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Transportation and Service Corridors
Transportation and Service Corridors
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​​​​​Why Are Transportation and Service Corridors a Challenge?

As Colorado’s cities develop and expand, so must the connections between them. These connections have the potential to adversely affect Colorado’s wildlife through fragmentation of habitats and direct impacts.

What Are Some Examples? 

  • Roads and railroads: highways, bridges, service roads, rail lines and associated fencing.

  • Transmission & service lines: electrical and phone wires and natural resource pipelines. 

  • Flight paths: low flying military jets and helicopters. 

What Are The Effects?

  • Road construction fragments large, continuous areas of suitable habitat.

  • Fragmented habitats present the challenge of increased edge effects that can negatively impact native plant and animal communities.

  • Roads alter local water systems through increased erosion, sedimentation and pollution.

  • Maintenance associated with transportation corridors, like herbicide application and mowing, can negatively impact the surrounding natural habitat. 

  • Roads present a significant source of mortality for wildlife; slow moving animals attempting to cross, basking cold-blooded species and highly mobile migratory wildlife are all vulnerable.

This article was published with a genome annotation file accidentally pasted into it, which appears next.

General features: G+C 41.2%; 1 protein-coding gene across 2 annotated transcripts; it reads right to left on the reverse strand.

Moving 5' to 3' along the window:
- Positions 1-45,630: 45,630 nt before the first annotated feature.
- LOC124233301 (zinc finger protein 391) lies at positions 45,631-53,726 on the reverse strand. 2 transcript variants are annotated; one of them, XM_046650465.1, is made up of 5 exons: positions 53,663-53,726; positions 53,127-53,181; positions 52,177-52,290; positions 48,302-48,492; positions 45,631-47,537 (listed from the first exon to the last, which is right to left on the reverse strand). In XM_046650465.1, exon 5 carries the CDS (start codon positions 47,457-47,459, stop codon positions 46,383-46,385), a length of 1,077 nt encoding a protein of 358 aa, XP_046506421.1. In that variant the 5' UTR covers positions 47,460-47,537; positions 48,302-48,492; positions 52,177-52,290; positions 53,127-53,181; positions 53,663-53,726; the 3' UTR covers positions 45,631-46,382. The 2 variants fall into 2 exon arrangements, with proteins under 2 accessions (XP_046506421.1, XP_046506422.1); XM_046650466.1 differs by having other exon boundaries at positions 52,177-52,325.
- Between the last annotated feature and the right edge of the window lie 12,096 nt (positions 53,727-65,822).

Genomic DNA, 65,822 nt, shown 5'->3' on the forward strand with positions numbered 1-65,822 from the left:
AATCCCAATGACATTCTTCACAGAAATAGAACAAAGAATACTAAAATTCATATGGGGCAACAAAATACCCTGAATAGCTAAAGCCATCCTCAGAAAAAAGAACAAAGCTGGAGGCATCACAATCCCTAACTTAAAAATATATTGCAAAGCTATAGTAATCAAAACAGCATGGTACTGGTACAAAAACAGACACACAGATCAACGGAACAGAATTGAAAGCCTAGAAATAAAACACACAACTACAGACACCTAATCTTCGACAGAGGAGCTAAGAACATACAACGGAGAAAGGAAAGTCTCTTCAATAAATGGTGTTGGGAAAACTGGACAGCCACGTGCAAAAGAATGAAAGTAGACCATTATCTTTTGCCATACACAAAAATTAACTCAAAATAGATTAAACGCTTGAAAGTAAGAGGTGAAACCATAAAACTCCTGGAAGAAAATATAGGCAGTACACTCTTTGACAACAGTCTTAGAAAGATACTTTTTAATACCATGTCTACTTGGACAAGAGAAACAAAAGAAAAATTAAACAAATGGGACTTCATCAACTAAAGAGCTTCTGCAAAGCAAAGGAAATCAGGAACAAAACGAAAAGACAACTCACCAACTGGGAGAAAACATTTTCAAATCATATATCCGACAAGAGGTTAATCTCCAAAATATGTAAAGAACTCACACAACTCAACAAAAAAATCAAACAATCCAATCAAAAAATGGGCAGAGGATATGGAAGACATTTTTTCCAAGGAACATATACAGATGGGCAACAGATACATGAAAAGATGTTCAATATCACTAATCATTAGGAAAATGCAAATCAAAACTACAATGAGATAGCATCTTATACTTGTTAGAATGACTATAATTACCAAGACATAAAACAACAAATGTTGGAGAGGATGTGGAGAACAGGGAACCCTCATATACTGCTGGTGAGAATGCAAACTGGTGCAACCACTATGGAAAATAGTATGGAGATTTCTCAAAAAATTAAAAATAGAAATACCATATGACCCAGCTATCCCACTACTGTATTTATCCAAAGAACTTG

• Transmission lines can result in the electrocution of birds and bats.​

What Are Some Of The Things CPW Is Doing?  

Mule deer crossing the Highway 9 wildlife overpass.In cooperation with the Colorado Department of Transportation (CDOT), and a significant number of partners, CPW was a part of the implementation of Colorado’s first-of-its-kind wildlife overpass and underpass on Highway 9 between Silverthorne and Kremmling. 

This innovative solution to keeping wildlife off a busy road resulted in a 90 percent reduction in wildlife-vehicle collisions after the first year.

Efforts continue to determine other major roadways and wildlife crossing​ that could benefit from these structures. 

The large and growing connected body of roadways in the state poses a fatal challenge to some of our most cherished wildlife. That’s why CPW has partnered with the Colorado Department of Transportation to provide motorists with tips for avoiding collisions, staying safe, and respecting our wildlife

Another major project underway across the state is to put up wildlife fencing in major migration areas to help keep animals off of the highways. ​

Most of Colorado’s iconic species are ungulates that must migrate throughout the state. Fencing with Wildlife in Mind, a CPW publication, aims to provide private landowners with the information and resources needed to fence in such a way that livestock are adequately contained while wildlife is able to​ roam freely and access critical and seasonal habitats. 

Colorado’s rarest plants suffer from the habitat alteration and erosion which accompanies motorized recreation on the ​​growing system of roads and trails in the state. Recognizing the fragility of these imperiled plants, CPW partnered with the Stay the Trail program to reinforce and highlight responsible OHV use

Read more about how transportation and service corridors are affecting Colorado’s most iconic species and what CPW is doing to help!​

The Colorado Highway 9 Wildlife Crossing Project

The Colorado Department of Transportation (CDOT), in cooperation with Colorado Parks and Wildlife (CPW) and many other partners, recently implemented Colorado’s first-of-its-kind wildlife overpass and underpass system on Highway 9 between Green Mountain Reservoir and Kremmling. This innovative solution to keeping wildlife off a busy road resulted in a 90 percent reduction in wildlife-vehicle collisions in the first year. Learn more about the Highway 9 Project.

Conservation